They were a Christmas present. Dad had ripped two boards about four feet long and four inches wide. The board was crafted into a gradual point on one end. The point itself was about a one-inch square. All of this I learned only after receiving them at Christmas because they were carefully hidden from me.
For many weeks, after I had gone to bed, Dad put the pointed end of the boards into the reservoir of our wood stove and then in the morning took them out and gradually shaped the warped end so that the board curled. They were painted red on the top. The bottom was coated with the kind of wax Mom used to top off her canning of strawberry jam. I could keep a piece of this wax to refresh the coat if it wore down.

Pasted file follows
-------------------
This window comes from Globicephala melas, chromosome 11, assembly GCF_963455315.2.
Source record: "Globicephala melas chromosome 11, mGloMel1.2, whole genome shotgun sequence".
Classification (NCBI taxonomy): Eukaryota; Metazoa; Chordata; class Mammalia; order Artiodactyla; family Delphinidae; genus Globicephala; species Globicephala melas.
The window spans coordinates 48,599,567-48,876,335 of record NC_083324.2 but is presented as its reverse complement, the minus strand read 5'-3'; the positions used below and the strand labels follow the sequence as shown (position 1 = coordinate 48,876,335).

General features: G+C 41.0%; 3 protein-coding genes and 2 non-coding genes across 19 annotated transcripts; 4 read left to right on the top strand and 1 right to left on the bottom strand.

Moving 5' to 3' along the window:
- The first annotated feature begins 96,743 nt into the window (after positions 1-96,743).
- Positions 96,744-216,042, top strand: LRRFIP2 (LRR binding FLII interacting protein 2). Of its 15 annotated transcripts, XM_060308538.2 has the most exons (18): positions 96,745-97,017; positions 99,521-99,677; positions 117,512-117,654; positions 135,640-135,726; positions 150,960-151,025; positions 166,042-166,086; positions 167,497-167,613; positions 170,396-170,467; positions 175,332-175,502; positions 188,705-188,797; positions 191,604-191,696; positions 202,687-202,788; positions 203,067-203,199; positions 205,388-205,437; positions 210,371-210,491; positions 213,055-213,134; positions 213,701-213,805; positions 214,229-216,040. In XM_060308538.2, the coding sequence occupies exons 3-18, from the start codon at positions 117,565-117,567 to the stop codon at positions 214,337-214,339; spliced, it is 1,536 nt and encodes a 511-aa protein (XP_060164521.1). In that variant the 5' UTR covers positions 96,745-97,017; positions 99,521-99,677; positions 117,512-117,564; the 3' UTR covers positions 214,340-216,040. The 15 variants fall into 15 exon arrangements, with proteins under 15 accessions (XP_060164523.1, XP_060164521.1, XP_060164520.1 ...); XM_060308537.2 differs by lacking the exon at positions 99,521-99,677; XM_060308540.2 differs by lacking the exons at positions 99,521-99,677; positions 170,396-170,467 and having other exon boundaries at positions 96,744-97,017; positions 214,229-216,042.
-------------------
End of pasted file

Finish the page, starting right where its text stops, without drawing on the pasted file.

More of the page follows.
These “skis” stayed on my feet by two leather straps that were riveted to each side of the ski. They were just the length that allowed my rubber overshoes to fit snugly.
I could hardly wait to get back to school after Christmas vacation. Some of the bigger boys from our one room school had built a ski jump on a high hill just across the road from our school. At recess we all carried our skies and stomped over to the hill. When my turn came I skied down the slope quick as lightening and jumped high in the air landing on my feet.
I looked pretty good, I think, but I knew it was not personal skill. It was all because of my equipment.